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Private and Secure Multi-cloud Network with WireGuard

Can you make a private and secure network between servers on multiple cloud providers?

Yes, with WireGuard, you can. The solution is fast and secure. It is easy to deploy/automate. And, best of all, it is cloud-agnostic.

For convenience, I have created a demo repository with Terraform and Ansible that you can clone and try. The demo uses Linode (referral) and Vultr (referral).

In this article, I will walk you through the inner workings of the demo and this solution.

Provisioning The Infrastructure

In the demo, we are using Terraform to provision the infrastructure.

We are making 3 servers on Linode:

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resource "linode_instance" "node" {
  count = 3

  region = "ap-south"
  type   = "g6-nanode-1"
  image  = "linode/ubuntu20.04"

  booted     = true
  private_ip = true

  root_pass = var.root_password
}

And, 3 servers on Vultr:

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resource "vultr_instance" "node" {
  count = 3

  plan   = "vc2-1c-1gb"
  region = "sgp"
  os_id  = 387
}

Generating Ansible Inventory

While provisioning the servers, we also want to generate a hosts.yml (Ansible inventory) file. For this, we will provide Terraform with a template:

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---
all:
  hosts:
%{ for i, host in hosts ~}
    ${host.name}:
      pipelining: true
      ansible_ssh_user: root
      ansible_ssh_pass: ${host.root_password}
      ansible_host: ${host.host}
      ansible_ssh_port: ${host.ssh_port}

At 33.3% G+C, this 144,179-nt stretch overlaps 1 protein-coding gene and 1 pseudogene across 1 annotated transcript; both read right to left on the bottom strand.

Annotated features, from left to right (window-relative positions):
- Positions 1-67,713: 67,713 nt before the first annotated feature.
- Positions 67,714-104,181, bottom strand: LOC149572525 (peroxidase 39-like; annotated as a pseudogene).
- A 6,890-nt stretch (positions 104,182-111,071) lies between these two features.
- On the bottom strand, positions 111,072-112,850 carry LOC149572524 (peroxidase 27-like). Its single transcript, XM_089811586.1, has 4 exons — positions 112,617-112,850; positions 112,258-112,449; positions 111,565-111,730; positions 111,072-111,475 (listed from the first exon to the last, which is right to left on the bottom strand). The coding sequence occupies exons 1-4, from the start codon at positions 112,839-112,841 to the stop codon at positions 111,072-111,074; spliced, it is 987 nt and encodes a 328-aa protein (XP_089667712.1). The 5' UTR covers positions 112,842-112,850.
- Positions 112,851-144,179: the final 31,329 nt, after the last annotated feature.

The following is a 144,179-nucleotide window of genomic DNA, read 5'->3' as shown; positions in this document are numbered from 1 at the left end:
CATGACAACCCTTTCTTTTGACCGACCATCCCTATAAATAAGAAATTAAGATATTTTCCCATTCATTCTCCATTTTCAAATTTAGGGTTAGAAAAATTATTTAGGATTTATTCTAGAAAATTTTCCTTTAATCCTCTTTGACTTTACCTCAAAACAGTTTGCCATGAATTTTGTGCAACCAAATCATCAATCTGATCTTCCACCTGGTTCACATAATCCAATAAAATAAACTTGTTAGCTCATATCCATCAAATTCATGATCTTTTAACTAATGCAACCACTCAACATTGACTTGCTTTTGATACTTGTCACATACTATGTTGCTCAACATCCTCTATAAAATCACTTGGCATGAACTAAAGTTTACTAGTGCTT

%{ endfor ~}
wireguard:
  hosts:
%{ for i, host in hosts ~}
%{ if can(host.wireguard_ip) ~}
    ${host.name}:
      wireguard_ip: ${host.wireguard_ip}
      wireguard_addrs:
%{ if can(host.host_wan) ~}
        wan: ${host.host_wan}:51871
%{ endif ~}
%{ if can(host.host_lan) ~}
        lan: ${host.host_lan}:51871
%{ endif ~}
      wireguard_port: 51871
      wireguard_zone: ${host.zone}

%{ endif ~}
%{ endfor ~}
  vars:
    ansible_become_method: su

    wireguard_mask_bits: 16
    wireguard_port: 51871

And use the local_file resource to generate the file based on this template:

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resource "local_file" "ansible_inventory" {
  content = templatefile("hosts.tpl", {
    hosts = concat(
      [for i, v in linode_instance.node : { name = v.label, root_password = var.root_password, host = v.ip_address, zone = "linode-ap-south", host_wan = v.ip_address, host_lan = v.private_ip_address, ssh_port = 22, wireguard_ip = "10.15.0.${i + 1}" }],
      [for i, v in vultr_instance.node : { name = v.label != null ? v.label : "vultr-node-${i + 1}", root_password = v.default_password, host = v.main_ip, zone = "vultr-sgp", host_wan = v.main_ip, ssh_port = 22, wireguard_ip = "10.15.1.${i + 1}" }],
    )
  })
  filename = "hosts.yml"
}

Applying Terraform

After initializing Terraform, you will want to prepare three environment variables:

  • LINODE_TOKEN: Get a Linode API Token with privileges to create new servers.
  • VULTR_API_KEY: Get a Vultr API Key with privileges to create new servers.